FOG OF RHETORIC The great victory of the Republicans was to mask the fact that they were seeking to undermine the election behind the scenes and to convince a supine media to play along.
The great victory of the Republicans during this entire process was to mask the fact that they were seeking to undermine it behind the scenes and to convince a supine media to play along. Over and over we heard that “the votes had been counted and recounted” and Bush had won every time. Few reporters were interested or able to penetrate into this fog of misleading rhetoric to determine just how this “counting and recounting” was taking place. For instance, the Times discovered: For all of her vows of alleged impartiality, Florida Secretary of State Katherine Harris, who repeatedly attempted to certify the election for the man whose campaign she co-chaired, actually allowed the Republican operatives to set up a “war room” in her office! They drafted her statements and directed her strategy while she played quietly along.
In Washington, Republicans on the House Armed Services Committee helped the campaign obtain private contact information for military voters, violating the tradition of impartiality of the military and directly involving Congress in a partisan hunt for pro-Bush votes. The Supreme Court, in ruling on the necessity of “equal protection” for all voters, deliberately ignored the fact that this standard was wholly ignored by those canvassing boards that the Republicans convinced to include illegal overseas ballots in favor of Bush, while excluding many legally cast votes in favor of Gore. The very basis of the decision that gave the election to Bush, in other words, was a sham.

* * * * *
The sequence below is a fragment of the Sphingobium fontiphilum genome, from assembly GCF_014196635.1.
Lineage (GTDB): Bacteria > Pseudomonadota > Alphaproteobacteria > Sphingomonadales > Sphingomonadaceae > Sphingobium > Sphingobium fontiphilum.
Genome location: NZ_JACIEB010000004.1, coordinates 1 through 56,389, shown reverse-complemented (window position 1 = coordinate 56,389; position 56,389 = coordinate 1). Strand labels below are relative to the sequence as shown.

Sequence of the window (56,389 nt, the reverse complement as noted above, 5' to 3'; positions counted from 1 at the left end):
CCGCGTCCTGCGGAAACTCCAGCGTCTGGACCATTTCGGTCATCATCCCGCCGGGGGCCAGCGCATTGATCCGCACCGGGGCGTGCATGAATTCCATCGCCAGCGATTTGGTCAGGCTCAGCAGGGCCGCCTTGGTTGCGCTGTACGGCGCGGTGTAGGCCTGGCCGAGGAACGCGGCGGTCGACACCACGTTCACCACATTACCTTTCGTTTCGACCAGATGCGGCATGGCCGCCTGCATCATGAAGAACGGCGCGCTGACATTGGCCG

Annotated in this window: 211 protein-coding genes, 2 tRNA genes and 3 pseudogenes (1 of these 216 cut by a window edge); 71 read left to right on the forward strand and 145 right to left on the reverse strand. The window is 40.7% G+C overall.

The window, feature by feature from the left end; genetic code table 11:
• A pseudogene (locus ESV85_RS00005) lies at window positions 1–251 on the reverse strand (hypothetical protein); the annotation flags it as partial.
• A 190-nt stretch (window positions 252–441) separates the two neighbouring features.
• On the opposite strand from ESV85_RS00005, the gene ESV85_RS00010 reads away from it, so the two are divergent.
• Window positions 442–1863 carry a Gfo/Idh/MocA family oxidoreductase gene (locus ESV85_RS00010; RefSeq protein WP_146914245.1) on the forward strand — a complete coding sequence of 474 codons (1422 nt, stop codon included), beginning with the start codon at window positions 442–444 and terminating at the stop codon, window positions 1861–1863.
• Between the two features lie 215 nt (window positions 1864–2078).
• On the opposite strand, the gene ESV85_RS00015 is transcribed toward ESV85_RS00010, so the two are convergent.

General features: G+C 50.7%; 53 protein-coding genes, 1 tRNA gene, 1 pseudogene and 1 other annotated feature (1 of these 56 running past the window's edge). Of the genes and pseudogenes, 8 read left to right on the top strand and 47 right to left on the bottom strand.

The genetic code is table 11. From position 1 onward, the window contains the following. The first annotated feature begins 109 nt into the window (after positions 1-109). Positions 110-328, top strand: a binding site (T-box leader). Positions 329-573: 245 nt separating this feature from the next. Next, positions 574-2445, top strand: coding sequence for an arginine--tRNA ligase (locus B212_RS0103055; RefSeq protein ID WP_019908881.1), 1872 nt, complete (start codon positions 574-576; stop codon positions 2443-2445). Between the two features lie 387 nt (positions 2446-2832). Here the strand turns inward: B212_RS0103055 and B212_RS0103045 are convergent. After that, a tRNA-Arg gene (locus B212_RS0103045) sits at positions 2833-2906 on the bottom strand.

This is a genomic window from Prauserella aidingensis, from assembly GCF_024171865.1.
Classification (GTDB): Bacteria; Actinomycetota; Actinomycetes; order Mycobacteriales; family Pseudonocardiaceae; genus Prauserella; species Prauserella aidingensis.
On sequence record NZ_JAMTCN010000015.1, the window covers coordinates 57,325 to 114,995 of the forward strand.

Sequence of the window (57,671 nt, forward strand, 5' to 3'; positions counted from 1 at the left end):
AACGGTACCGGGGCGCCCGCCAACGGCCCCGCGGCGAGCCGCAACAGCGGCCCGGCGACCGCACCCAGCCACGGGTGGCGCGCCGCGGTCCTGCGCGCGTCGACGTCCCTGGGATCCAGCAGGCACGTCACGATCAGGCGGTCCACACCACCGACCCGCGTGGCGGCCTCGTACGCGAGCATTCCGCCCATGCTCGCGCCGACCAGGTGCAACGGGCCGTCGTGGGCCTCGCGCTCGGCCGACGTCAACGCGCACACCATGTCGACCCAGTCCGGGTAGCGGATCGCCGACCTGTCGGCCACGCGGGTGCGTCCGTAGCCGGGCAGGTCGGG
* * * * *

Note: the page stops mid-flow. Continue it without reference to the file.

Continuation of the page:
The truth is that because election officials in Florida were so unprepared for so close a vote, we will never know who would have won the fair and legally mandated recount that the conservative Republican majority on the Supreme Court stepped in to prevent, lest their man end up on the losing end. But we do know, because of the Times reporting and previous evidence that augments it, that the Bush forces were unwilling to allow an honest accounting to take place. They outmaneuvered the inept Gore lawyers and strategists at virtually every step in the process, and even managed to convince Sunday talk show hosts to confuse Joe Lieberman sufficiently to the point where he ended up endorsing the Republican strategy at a crucial moment in the public relations battle. Given Gore’s pathetic performance in the election campaign itself, the party would have to be run by masochists to even consider nominating either one of these incompetents ever again.
Ari Flescher, George W. Bush, the insider media and probably most Americans may not want to hear it, but the Times has done a journalistic service in forcing us, once again, to face up to an ugly, but increasingly incontrovertible fact: The 2000 election was stolen; not from the hapless Gore and Lieberman ticket, but from the democratic process itself. We are all the poorer for it.